Jefferson River group produces builder’s guide for streamside construction

A local group focused on recreating and preserving the Jefferson River has developed two brochures with the help of a small grant.

The Jefferson River Canoe Trail is a chapter of the Lewis and Clark Heritage Foundation and was formed by Thomas Elpel of Pony.

The canoe trail recently was awarded a $750 grant from the heritage foundation to print 1,000 copies each of two brochures – one explaining the canoe trail and another a builders guide for building along the Jefferson River.

The goal behind both brochures is really to educate people about the fact the Jefferson River is a natural and historical treasure, Elpel said.

“It’s kind of like having a long, skinny national park in our backyard,” he said. “It’s really up to us, the people that live here, to determine the future of the Jefferson and all of our wonderful rivers in southwest Montana.”

Besides the brochures, the group also has produced a set of maps of the Jefferson River, which it offers for a suggested donation.

As the name implies, the Jefferson River Canoe Trail outlines access and recreation along the Jefferson River, Elpel said.

Currently, the camping along the river is limited to a few spots of Bureau of Land Management land and below the normal high water mark, he said. But the group is hoping to work with landowners to develop other primitive camping spots, he said.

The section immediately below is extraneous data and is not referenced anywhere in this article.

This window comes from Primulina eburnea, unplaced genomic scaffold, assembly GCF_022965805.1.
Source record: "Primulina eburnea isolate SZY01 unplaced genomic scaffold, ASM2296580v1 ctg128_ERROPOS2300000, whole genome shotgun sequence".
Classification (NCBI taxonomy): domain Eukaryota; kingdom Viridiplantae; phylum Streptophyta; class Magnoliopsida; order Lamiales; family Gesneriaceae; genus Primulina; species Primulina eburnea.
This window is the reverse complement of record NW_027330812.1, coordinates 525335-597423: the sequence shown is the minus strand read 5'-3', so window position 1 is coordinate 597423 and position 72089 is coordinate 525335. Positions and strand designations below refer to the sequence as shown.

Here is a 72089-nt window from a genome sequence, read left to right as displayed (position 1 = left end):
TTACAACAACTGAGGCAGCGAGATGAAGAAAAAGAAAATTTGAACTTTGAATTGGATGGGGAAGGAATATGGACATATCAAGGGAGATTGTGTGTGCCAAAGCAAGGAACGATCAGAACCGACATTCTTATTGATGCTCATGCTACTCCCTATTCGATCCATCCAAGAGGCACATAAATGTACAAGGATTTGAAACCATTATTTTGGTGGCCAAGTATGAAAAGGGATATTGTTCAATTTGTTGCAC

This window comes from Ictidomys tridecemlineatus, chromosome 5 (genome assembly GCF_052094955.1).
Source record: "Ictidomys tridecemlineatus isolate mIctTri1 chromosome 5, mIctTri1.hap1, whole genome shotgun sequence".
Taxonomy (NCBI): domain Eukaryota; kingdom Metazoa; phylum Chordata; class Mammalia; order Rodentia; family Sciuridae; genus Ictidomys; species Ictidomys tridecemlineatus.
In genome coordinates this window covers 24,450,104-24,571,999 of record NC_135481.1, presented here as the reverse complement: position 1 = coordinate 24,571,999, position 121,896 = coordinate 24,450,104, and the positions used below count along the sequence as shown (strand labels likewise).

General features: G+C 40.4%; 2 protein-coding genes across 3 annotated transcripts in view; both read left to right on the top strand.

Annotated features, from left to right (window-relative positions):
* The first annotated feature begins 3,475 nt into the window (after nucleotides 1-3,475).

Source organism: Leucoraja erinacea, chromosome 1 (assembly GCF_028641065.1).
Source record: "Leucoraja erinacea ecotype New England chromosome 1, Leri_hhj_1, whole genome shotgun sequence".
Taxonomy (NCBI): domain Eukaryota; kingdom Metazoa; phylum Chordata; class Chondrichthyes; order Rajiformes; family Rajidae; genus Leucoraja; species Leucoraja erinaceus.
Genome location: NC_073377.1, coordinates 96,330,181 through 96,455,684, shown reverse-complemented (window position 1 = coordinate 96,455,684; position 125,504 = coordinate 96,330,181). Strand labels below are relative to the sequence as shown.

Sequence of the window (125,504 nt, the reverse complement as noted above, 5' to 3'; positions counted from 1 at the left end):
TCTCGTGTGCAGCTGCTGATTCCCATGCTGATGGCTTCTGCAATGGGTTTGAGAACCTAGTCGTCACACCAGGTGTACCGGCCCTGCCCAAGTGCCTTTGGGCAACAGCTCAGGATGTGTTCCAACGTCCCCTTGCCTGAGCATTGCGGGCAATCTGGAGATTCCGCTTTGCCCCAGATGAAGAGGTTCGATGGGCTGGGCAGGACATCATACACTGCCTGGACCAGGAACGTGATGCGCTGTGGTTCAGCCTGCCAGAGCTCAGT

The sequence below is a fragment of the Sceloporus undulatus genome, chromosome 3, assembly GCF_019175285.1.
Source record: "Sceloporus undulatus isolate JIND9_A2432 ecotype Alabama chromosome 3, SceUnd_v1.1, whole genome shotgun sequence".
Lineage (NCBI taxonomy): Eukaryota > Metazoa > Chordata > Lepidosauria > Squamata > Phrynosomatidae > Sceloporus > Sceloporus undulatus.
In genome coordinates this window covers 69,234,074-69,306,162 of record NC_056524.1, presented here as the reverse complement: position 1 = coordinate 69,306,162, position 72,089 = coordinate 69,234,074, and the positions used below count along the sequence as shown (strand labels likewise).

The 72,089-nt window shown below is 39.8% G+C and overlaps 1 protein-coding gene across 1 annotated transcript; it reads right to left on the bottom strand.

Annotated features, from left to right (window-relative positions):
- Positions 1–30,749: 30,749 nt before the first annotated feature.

The brochures will hopefully help spread the word about the group and its work, Elpel said.

“This is a way of reaching out and letting people know about our group and what we do,” he said.

The builder’s guide is also a tool that is geared to help inform property owners about the benefits of building back from the river and protecting the stream banks, Elpel said.

“I think one of the things that happen is people don’t really think through the particulars of what is involved with living by the river,” he said.
Some of the downsides of building on the river include lower temperatures (particularly in the winter), mosquitoes and the need to stabilize riverbanks to protect structures, Elpel said.

“The Jefferson River is being loved to death,” reads the brochure. “It’s easy to imagine that one house won’t really change anything, but it doesn’t work that way.
There is always one more house. The Jefferson is at risk of becoming a rip-rapped channel lined with houses.”

Though the brochure was developed independent of the public discussion of streamside setbacks on the Madison River, it’s not hard to see the parallels.
Last month the Madison County Commissioners decided not to implement a streamside setback regulation on the Madison River. Instead the commissioners are looking to develop building guidelines for along the Madison River. However, how these guidelines will be developed and what they will recommend is still unknown.

Madison County is currently going through a process to revise their growth policy. It’s possible streamside setback guidelines could be part of the revision process, said Charity Fechter, planning director for Madison County.

“That is part of what we’re looking at as part of the growth policy update as to how to deal with the guidelines,” Fechter said.

The planning board is currently analyzing the feedback they received from a survey they recently put out concerning the growth policy. The Jefferson River Canoe Trail submitted their builder’s guide as part of their comments, Elpel said.

For more information about the canoe trail, go on to their website at www.jeffersonriver.org.

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